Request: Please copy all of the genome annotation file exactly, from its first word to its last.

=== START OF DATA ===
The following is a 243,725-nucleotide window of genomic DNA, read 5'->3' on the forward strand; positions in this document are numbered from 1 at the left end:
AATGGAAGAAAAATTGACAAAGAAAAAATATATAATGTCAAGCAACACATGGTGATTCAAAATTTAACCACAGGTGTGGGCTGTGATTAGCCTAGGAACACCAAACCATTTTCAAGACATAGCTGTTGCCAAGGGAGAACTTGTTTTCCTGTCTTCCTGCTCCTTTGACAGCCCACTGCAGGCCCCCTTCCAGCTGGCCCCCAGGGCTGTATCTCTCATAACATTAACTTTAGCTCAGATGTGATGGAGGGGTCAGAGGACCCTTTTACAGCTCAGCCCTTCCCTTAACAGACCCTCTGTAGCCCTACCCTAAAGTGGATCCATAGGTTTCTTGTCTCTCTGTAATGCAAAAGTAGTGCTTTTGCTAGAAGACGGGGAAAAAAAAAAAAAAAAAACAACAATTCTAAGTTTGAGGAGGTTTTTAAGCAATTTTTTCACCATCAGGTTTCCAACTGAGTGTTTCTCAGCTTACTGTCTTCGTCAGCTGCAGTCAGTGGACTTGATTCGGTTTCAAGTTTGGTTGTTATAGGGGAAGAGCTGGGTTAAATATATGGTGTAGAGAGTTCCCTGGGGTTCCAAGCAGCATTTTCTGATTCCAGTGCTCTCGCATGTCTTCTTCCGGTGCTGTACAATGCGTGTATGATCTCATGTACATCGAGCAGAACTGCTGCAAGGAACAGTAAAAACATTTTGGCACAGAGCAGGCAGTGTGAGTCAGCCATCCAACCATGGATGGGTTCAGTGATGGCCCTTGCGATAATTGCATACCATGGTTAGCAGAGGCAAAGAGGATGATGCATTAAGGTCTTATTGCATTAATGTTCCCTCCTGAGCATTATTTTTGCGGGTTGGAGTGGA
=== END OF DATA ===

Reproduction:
The following is a 243,725-nucleotide window of genomic DNA, read 5'->3' on the forward strand; positions in this document are numbered from 1 at the left end:
AATGGAAGAAAAATTGACAAAGAAAAAATATATAATGTCAAGCAACACATGGTGATTCAAAATTTAACCACAGGTGTGGGCTGTGATTAGCCTAGGAACACCAAACCATTTTCAAGACATAGCTGTTGCCAAGGGAGAACTTGTTTTCCTGTCTTCCTGCTCCTTTGACAGCCCACTGCAGGCCCCCTTCCAGCTGGCCCCCAGGGCTGTATCTCTCATAACATTAACTTTAGCTCAGATGTGATGGAGGGGTCAGAGGACCCTTTTACAGCTCAGCCCTTCCCTTAACAGACCCTCTGTAGCCCTACCCTAAAGTGGATCCATAGGTTTCTTGTCTCTCTGTAATGCAAAAGTAGTGCTTTTGCTAGAAGACGGGGAAAAAAAAAAAAAAAAAACAACAATTCTAAGTTTGAGGAGGTTTTTAAGCAATTTTTTCACCATCAGGTTTCCAACTGAGTGTTTCTCAGCTTACTGTCTTCGTCAGCTGCAGTCAGTGGACTTGATTCGGTTTCAAGTTTGGTTGTTATAGGGGAAGAGCTGGGTTAAATATATGGTGTAGAGAGTTCCCTGGGGTTCCAAGCAGCATTTTCTGATTCCAGTGCTCTCGCATGTCTTCTTCCGGTGCTGTACAATGCGTGTATGATCTCATGTACATCGAGCAGAACTGCTGCAAGGAACAGTAAAAACATTTTGGCACAGAGCAGGCAGTGTGAGTCAGCCATCCAACCATGGATGGGTTCAGTGATGGCCCTTGCGATAATTGCATACCATGGTTAGCAGAGGCAAAGAGGATGATGCATTAAGGTCTTATTGCATTAATGTTCCCTCCTGAGCATTATTTTTGCGGGTTGGAGTGGA